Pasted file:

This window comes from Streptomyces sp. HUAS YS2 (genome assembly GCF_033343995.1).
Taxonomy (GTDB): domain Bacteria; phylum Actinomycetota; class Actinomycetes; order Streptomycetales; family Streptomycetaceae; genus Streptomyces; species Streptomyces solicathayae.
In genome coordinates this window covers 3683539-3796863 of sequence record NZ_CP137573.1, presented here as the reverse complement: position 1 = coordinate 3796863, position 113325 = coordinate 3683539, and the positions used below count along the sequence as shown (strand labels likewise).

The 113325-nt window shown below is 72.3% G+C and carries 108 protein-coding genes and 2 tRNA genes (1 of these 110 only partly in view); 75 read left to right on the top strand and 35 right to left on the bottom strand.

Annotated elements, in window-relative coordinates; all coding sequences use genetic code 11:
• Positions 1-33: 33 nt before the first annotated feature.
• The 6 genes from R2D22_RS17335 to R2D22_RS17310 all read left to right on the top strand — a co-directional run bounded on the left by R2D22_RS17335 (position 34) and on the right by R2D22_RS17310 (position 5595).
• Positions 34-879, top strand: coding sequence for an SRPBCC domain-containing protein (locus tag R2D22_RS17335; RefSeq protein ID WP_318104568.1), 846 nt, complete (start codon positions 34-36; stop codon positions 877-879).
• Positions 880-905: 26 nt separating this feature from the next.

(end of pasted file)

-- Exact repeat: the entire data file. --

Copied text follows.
This window comes from Streptomyces sp. HUAS YS2 (genome assembly GCF_033343995.1).
Taxonomy (GTDB): domain Bacteria; phylum Actinomycetota; class Actinomycetes; order Streptomycetales; family Streptomycetaceae; genus Streptomyces; species Streptomyces solicathayae.
In genome coordinates this window covers 3683539-3796863 of sequence record NZ_CP137573.1, presented here as the reverse complement: position 1 = coordinate 3796863, position 113325 = coordinate 3683539, and the positions used below count along the sequence as shown (strand labels likewise).

The 113325-nt window shown below is 72.3% G+C and carries 108 protein-coding genes and 2 tRNA genes (1 of these 110 only partly in view); 75 read left to right on the top strand and 35 right to left on the bottom strand.

Annotated elements, in window-relative coordinates; all coding sequences use genetic code 11:
• Positions 1-33: 33 nt before the first annotated feature.
• The 6 genes from R2D22_RS17335 to R2D22_RS17310 all read left to right on the top strand — a co-directional run bounded on the left by R2D22_RS17335 (position 34) and on the right by R2D22_RS17310 (position 5595).
• Positions 34-879, top strand: coding sequence for an SRPBCC domain-containing protein (locus tag R2D22_RS17335; RefSeq protein ID WP_318104568.1), 846 nt, complete (start codon positions 34-36; stop codon positions 877-879).
• Positions 880-905: 26 nt separating this feature from the next.